The Spider And The Fly - Tony DiTerlizzi The way into my parlour is up a winding stair. And I have many curious things to show you when you are there.

I still have to meet a librarian who can visit a foreign country without making at least a super quick dash into the second-hand bookshops or local libraries he or she comes across. I believe for most of us digging through shelves stuffed with never-seen-before titles or editions is an urge as compulsive as picking flowers in the forest is for Little Red Riding Hood.

Last week my colleague returned from a week-long trip to Ireland and slapped a battered something on my desk, that looked like a slightly misshaped record cover, saying possessively "I’ve brought something for you – but just to look." I gingerly picked up the scary looking black booklet with the glowing, white, scratchy letters on the cover and fell in love. Under the grinning gaze of my fellow picture book connoisseur I turned the pages of Tony DiTerlizzi’s The Spider and the Fly, squealed in happy delight again and again and pointed out all the little extras that make this all black-and-white illustration of the well-known, moralistic poem written in 1829 by Mary Howitt so perfect:

- The eerie, dark and dusty attic atmosphere
- The greasy, smoothly cajoling, fat spider who weaves his web of cunning compliments around the naive and vain, young fly with the half-closed eyes and the cocky smile of a successful underground ruler, while elegantly resting his many watted-house-suit-clad, spindly legs on a ladybug footstool.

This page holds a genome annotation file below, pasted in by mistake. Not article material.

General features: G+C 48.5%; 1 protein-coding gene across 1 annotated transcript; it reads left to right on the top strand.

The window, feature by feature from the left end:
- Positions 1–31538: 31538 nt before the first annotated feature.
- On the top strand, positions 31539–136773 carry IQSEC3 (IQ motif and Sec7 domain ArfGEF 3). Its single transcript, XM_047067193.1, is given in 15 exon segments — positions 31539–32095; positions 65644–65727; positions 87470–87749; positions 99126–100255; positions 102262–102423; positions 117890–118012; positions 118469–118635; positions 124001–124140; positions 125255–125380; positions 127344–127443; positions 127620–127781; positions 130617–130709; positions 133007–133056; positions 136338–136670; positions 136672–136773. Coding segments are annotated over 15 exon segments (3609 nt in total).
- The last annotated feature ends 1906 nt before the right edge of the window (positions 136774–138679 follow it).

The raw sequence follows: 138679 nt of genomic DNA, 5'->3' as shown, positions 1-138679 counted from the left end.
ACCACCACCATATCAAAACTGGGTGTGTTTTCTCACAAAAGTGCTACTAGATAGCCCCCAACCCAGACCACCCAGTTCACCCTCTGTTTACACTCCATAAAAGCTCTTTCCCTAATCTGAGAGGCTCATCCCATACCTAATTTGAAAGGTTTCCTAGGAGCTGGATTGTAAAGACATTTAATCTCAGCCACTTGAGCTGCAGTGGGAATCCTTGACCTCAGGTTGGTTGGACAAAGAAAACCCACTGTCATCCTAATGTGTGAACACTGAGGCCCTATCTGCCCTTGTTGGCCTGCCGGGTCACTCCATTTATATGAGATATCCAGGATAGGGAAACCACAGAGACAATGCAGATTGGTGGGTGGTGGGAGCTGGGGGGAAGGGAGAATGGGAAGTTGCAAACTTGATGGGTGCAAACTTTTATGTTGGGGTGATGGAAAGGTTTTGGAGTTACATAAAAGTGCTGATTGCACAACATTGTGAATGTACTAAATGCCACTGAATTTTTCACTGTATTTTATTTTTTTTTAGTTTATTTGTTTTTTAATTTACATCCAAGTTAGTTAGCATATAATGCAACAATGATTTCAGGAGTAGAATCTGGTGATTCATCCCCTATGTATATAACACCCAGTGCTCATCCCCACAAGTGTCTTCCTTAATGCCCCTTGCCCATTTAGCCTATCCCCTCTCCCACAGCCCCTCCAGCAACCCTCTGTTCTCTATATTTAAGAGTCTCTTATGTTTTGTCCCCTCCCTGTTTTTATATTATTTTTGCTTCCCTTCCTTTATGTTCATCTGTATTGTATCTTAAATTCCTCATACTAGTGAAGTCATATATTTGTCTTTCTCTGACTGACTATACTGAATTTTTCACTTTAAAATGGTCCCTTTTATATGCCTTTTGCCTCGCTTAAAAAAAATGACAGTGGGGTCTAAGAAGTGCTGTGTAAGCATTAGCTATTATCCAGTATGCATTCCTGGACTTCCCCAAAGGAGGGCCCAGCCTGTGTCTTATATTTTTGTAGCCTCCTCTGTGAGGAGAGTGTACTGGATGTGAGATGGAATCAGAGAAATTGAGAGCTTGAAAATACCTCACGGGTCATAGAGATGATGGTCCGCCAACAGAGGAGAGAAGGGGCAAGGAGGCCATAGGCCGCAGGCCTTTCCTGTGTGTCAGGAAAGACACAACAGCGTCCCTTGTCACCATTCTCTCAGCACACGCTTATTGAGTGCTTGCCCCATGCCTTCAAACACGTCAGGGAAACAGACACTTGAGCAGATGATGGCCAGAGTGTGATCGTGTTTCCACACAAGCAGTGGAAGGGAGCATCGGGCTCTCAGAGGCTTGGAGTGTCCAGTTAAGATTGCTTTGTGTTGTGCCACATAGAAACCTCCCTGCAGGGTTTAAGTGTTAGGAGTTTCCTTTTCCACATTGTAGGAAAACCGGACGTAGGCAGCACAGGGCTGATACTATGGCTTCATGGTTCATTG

- The silly, but beautiful heroine herself: She uses her four arms so coquettishly and bats her lashes under that pretty twenties’ hat. She reminded me a little of Blanche DuBois in her hunger for attention and flattery.

Tony DiTerlizzi The Spider and the Fly

- And, most of all, the props: The thimble wine-glass, the soap-box bed, the book titled "The Joy of Cooking Bugs", the fly-and-spider-themed wallpaper, the bottle cap mirror and, last but not least, the butterfly wings that stand in as a bedroom curtain. Half-hidden and wonderfully macabre!

Before I was finished answering the library's patrons’ e-mails that morning I had nicked enough time to slip behind Amazon’s well-polished doors to order my own equally battered copy and felt very pleased with the way I had just spent my money.

I have to admit, though, that I would not have been brave enough to revel in a story that quite unprettyfied shows a vain, yet lovable heroine stuck inside a heap of spider silk thirty years before. I have been one of those kids who scream their heads off in an amusement park, because the tottering old kiddie-train just passed a couple of grim looking wooden Indians, or who would not go to bed before their mother promised to permanently glue shut all the pages of the Struwwelpeter. So, if your kid is as easily impressed or affected by nasty antagonists and gory details as my younger self had been, I suggest you savor this gloomy gem in secret.